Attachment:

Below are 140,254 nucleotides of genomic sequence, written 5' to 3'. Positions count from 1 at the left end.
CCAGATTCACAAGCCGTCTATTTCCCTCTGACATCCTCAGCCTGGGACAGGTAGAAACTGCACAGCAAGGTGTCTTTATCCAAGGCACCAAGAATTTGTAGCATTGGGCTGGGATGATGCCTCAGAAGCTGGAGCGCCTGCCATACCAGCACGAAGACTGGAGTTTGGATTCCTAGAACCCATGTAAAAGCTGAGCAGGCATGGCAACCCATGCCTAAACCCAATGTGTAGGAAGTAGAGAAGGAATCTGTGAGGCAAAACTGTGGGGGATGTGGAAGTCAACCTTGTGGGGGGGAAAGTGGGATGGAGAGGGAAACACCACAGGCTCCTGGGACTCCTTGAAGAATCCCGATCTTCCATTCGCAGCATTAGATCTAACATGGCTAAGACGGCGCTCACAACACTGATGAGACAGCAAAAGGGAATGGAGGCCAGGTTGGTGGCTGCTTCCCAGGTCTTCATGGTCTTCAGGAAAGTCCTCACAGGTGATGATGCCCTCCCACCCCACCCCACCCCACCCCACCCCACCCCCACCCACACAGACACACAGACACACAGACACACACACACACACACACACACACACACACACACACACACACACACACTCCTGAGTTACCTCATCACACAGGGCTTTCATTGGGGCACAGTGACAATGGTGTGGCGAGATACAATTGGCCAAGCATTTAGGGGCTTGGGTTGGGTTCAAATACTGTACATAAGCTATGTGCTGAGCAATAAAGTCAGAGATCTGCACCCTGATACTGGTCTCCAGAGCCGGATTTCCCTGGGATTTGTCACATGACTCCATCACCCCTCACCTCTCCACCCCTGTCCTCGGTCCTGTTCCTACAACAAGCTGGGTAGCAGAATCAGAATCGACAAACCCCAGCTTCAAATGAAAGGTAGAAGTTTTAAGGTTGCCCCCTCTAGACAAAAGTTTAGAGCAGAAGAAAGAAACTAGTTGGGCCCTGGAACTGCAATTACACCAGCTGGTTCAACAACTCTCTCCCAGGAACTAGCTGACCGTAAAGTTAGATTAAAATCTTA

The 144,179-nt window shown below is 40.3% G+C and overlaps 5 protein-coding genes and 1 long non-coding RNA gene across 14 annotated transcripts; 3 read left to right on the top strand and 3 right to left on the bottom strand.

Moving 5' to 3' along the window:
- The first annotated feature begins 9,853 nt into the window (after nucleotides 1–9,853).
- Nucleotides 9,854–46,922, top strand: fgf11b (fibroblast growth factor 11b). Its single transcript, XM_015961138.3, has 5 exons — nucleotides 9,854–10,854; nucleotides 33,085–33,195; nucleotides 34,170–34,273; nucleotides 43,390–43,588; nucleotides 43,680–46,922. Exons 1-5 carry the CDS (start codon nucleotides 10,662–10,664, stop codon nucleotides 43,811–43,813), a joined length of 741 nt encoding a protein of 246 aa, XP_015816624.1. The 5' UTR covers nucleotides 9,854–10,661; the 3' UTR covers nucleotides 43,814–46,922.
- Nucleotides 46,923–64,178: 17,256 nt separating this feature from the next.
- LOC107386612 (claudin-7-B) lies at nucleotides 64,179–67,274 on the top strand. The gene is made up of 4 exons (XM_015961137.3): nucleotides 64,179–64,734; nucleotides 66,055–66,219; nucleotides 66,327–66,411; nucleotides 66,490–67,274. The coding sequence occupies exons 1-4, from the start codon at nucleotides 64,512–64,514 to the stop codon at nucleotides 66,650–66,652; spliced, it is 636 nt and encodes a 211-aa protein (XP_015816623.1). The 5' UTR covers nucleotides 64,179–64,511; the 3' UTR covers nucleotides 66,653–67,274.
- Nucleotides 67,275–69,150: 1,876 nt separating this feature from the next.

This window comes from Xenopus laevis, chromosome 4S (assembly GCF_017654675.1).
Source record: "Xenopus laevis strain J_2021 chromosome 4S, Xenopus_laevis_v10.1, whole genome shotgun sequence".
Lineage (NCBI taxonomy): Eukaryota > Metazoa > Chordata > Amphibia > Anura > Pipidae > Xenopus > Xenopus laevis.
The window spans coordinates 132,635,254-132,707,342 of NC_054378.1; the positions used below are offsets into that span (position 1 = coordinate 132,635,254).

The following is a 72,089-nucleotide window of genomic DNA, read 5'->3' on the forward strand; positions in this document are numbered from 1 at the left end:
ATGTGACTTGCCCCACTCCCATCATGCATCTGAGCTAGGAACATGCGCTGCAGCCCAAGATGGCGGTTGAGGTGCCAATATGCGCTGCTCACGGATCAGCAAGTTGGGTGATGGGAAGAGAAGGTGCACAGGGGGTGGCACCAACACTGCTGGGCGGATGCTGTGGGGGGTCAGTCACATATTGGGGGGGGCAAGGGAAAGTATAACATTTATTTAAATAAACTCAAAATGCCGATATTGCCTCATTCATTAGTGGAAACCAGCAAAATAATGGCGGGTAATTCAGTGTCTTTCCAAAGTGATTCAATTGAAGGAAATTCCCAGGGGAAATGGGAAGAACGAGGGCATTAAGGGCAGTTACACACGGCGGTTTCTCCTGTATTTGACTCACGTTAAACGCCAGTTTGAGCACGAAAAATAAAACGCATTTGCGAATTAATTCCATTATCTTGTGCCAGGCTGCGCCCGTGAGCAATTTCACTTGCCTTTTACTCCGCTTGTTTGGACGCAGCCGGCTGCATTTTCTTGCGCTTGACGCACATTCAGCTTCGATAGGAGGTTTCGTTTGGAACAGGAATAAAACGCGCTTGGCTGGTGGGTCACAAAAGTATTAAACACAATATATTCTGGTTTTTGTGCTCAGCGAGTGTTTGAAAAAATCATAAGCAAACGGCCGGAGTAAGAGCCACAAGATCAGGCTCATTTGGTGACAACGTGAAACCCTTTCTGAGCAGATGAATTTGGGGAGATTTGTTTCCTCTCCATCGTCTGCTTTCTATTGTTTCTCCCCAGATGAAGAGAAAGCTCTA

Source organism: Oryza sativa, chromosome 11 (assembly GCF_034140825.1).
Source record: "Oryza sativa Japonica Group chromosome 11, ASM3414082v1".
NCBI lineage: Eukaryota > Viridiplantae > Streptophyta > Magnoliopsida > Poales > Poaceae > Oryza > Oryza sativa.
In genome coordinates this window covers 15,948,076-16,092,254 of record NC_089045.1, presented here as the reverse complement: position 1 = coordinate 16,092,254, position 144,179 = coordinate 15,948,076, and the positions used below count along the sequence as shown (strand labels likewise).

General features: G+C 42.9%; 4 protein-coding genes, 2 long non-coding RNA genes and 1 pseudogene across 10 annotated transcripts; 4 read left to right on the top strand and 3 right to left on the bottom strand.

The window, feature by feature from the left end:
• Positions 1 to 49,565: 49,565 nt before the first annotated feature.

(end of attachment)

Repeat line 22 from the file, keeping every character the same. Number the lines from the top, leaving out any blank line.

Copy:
• Positions 1 to 49,565: 49,565 nt before the first annotated feature.